On the Air July 2016


Enroute from Afton, Wyoming to Colorado Springs, Colorado, I heard the following:

Salt Lake Center: “Malibu 48NC, say altitude. We are showing you 400 feet low.”

48NC: “Say altimeter setting.”

Salt Lake Center: “For you, it’s 29.92.”

48NC: “Oh, sorry; this is my first time in Class A airspace.”

Robert Schapiro
Tampa, FL

We were circling to land after shooting the ILS to a runway that was closed for maintenance. A Southwest 737 was taxiing toward the active runway for departure when the following exchange took place:

Tower: “Southwest 123 if you could hurry it up around the corner we can keep the Cessna a bit closer to the airport for the circle.”

Southwest 123: “Roger, we’ll keep it rolling to help them out.”

Me: “Thanks Southwest, I can feel the LUV.”

Brian Morrison
Albuquerque, NM

This was told to me by one of my Captains. Years ago, he had departed Philadelphia International and overheard the following:

Center: “Gulfstream XYZ, unable Teterboro. Airport is closed.”

XYZ” “Roger.”

There was a pause, probably while the pilots conferred with passengers.

XYZ: “Center, why is TEB closed?”

Center: “Airport is flooded.”

After another pause:

XYZ: “Center, how long has TEB been closed?”

Center: “Several days now.”

Which was followed by:

Continental ABC: “Continental’s hiring.”

Southwest DEF: “Southwest is hiring.”

United GHI: “United doesn’t want you…”

Jim McIrvin
Warrenton, VA

This is a true story I witnessed at San Antonio about 35 years ago: I was number 2 for takeoff behind a C-150 at Runway 12R intersection departure. The 150 was cleared into position and hold. After landing traffic cleared, tower told him to turn right 180, cleared for takeoff. So he made a 180 on the runway and took off into the face of landing traffic. Quick tower action sent the short final aircraft on a go-around. Could have been nasty…

Barry McCollom
Kerrville, TX

I was flying my Cessna 182T to Lee airport (KANP), located less than 8 miles inside the Washington DC SFRA. I was descending through 1500 feet on my way to Lee’s pattern altitude of 1034. Lee is a small field surrounded by businesses and residential areas, and I was having a hard time spotting the airport and wanted to get over to the local frequency for traffic advisory.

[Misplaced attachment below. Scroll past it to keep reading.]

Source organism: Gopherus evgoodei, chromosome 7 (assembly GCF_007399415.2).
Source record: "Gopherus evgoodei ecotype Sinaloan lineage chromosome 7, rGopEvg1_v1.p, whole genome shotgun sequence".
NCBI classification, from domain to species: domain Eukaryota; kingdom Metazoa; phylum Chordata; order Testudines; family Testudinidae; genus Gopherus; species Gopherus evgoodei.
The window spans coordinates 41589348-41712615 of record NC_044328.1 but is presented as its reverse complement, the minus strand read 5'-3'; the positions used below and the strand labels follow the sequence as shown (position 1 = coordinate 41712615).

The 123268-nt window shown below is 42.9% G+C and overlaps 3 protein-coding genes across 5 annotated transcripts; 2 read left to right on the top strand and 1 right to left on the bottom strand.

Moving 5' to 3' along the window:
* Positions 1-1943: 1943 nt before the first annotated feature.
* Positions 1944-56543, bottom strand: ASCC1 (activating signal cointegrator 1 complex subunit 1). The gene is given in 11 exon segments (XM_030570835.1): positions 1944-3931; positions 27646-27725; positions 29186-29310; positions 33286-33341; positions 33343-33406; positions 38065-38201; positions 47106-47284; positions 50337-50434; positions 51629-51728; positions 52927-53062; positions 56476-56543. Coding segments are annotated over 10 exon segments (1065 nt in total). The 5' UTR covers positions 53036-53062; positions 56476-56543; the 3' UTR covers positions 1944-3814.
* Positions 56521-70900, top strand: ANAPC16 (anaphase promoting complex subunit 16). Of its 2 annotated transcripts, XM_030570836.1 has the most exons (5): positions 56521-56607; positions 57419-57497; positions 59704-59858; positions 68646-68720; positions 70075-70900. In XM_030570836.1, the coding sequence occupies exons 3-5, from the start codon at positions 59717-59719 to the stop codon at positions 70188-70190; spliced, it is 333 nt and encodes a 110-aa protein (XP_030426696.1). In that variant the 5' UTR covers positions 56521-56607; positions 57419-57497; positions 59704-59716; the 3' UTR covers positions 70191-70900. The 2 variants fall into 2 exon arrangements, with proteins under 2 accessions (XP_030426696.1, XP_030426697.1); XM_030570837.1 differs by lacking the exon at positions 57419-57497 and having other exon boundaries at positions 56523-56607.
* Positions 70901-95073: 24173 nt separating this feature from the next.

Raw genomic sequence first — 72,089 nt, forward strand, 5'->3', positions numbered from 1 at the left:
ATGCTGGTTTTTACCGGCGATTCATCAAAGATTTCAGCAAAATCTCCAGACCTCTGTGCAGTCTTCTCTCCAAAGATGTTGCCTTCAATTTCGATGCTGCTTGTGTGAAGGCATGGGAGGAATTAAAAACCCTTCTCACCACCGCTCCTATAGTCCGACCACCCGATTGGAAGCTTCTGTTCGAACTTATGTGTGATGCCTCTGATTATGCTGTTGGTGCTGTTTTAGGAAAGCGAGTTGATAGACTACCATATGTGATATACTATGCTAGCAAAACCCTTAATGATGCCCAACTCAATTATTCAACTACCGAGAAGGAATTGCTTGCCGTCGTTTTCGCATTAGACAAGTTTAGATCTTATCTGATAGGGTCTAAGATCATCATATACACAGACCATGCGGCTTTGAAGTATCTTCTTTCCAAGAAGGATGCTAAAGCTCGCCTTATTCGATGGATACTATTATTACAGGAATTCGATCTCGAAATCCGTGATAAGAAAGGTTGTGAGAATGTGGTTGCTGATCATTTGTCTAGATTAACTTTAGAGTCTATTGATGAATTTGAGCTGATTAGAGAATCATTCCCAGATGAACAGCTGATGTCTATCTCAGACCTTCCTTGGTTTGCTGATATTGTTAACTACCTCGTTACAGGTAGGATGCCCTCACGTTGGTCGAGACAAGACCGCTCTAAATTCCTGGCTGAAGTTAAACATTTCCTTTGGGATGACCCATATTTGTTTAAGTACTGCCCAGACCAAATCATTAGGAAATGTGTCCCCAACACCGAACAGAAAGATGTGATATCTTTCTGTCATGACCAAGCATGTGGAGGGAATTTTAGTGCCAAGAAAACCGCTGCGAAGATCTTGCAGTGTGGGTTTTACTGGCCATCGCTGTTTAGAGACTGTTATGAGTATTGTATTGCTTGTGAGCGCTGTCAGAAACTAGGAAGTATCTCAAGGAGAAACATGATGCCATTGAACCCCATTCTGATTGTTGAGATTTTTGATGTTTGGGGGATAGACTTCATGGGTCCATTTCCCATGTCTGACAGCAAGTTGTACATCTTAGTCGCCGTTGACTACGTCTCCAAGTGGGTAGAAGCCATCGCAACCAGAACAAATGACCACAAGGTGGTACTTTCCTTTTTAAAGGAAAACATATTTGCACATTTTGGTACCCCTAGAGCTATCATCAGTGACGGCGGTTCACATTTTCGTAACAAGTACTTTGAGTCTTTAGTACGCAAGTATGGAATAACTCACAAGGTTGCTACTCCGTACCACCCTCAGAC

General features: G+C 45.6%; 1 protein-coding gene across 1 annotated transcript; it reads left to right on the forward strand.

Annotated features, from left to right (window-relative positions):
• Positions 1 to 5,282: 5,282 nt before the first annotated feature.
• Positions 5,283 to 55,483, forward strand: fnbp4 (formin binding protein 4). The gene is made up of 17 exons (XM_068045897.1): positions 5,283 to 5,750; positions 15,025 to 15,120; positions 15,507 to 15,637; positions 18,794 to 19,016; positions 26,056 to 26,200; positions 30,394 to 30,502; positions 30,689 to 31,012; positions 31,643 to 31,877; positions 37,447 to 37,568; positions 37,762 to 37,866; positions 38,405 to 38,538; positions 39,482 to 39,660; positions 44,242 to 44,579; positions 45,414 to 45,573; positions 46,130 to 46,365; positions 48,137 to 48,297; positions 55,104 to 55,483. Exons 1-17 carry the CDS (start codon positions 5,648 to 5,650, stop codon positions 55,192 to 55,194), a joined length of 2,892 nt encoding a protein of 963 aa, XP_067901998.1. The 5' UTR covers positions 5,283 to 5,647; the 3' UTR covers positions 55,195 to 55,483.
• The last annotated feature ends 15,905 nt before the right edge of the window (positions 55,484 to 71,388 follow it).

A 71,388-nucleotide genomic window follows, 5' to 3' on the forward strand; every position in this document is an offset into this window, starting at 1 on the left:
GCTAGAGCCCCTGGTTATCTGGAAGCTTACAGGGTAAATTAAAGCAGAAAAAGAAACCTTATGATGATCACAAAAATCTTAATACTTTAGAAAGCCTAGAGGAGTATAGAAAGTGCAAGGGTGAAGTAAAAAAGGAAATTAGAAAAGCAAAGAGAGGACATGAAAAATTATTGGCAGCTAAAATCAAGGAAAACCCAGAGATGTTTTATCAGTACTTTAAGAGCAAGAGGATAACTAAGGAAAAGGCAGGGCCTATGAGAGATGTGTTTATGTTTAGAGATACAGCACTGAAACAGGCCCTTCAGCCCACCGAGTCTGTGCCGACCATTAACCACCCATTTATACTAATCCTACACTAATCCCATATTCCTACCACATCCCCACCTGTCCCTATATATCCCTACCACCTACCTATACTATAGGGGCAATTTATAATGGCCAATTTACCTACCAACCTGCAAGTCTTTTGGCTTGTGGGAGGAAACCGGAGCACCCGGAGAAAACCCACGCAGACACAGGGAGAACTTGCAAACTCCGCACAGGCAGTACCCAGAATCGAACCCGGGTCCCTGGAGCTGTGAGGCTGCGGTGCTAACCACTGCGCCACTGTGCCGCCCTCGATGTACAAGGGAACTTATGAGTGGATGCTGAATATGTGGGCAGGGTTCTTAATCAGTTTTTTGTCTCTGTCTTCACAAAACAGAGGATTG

Me: “Potomac Approach, Skylane 29N, approaching Lee airport, request frequency change to Lee’s CTAF.”

Approach: “Skylane 29N, do you have the field in site?”

Me: “Approach, 29N, not quite, but we are close and looking.”

Approach: “Then not quite on the frequency change. Let me know when you have the field in site.”

Barry Kallander
Denmark, ME

I was on a cross country into Albany, New York and I had the following exchange with Albany approach:

Me: “Albany approach, Cessna N1367H 10 miles west, 7500, inbound for landing. Have information Tango.”

Albany approach: “Cessna 67H fly heading 090. Descend and maintain 3000. Expect right down wind for Runway 28.”

Me: “67H, fly 090, descending to 3000. Expect right downwind for 28.”

Albany approach: “Cessna 67H are you the same pilot who flew here last week?”

Me: “76H, no, I’ve never been to Albany.”

Albany approach: “Well I’m glad to see that plane still in the air. The guy who flew it here last week landed on 1 instead of 28. Caused all kinds of trouble.”

Me: “Well I’ll try to do better.”

Bryan Johnson
Pompton Plains, NJ

With barely enough for each month, we still need more. Please send us your cleverest (or most embarrassing) moment on the radio—or your favorite fix names or airport names—with a subject of “OTA,” to [email protected]. Be sure to include your full name and location.


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